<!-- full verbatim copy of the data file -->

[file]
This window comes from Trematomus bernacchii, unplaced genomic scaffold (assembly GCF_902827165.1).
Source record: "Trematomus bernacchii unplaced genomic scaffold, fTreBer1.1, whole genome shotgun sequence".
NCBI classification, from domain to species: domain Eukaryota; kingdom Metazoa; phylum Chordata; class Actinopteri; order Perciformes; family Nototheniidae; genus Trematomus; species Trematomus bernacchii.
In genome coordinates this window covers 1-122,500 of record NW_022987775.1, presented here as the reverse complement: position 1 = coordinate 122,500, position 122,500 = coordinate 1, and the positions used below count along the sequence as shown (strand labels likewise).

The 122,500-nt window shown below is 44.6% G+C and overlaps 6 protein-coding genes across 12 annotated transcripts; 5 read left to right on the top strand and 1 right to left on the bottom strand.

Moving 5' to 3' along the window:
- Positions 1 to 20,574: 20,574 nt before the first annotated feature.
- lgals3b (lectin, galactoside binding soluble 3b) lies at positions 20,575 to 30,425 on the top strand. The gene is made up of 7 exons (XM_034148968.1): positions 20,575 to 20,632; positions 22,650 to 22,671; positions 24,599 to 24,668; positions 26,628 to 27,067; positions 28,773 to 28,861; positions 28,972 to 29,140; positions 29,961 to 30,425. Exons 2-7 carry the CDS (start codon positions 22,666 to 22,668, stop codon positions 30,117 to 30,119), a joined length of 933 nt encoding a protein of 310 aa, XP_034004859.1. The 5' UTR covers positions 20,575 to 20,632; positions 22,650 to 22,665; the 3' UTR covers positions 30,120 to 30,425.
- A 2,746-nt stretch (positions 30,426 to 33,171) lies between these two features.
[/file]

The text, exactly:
This window comes from Trematomus bernacchii, unplaced genomic scaffold (assembly GCF_902827165.1).
Source record: "Trematomus bernacchii unplaced genomic scaffold, fTreBer1.1, whole genome shotgun sequence".
NCBI classification, from domain to species: domain Eukaryota; kingdom Metazoa; phylum Chordata; class Actinopteri; order Perciformes; family Nototheniidae; genus Trematomus; species Trematomus bernacchii.
In genome coordinates this window covers 1-122,500 of record NW_022987775.1, presented here as the reverse complement: position 1 = coordinate 122,500, position 122,500 = coordinate 1, and the positions used below count along the sequence as shown (strand labels likewise).

The 122,500-nt window shown below is 44.6% G+C and overlaps 6 protein-coding genes across 12 annotated transcripts; 5 read left to right on the top strand and 1 right to left on the bottom strand.

Moving 5' to 3' along the window:
- Positions 1 to 20,574: 20,574 nt before the first annotated feature.
- lgals3b (lectin, galactoside binding soluble 3b) lies at positions 20,575 to 30,425 on the top strand. The gene is made up of 7 exons (XM_034148968.1): positions 20,575 to 20,632; positions 22,650 to 22,671; positions 24,599 to 24,668; positions 26,628 to 27,067; positions 28,773 to 28,861; positions 28,972 to 29,140; positions 29,961 to 30,425. Exons 2-7 carry the CDS (start codon positions 22,666 to 22,668, stop codon positions 30,117 to 30,119), a joined length of 933 nt encoding a protein of 310 aa, XP_034004859.1. The 5' UTR covers positions 20,575 to 20,632; positions 22,650 to 22,665; the 3' UTR covers positions 30,120 to 30,425.
- A 2,746-nt stretch (positions 30,426 to 33,171) lies between these two features.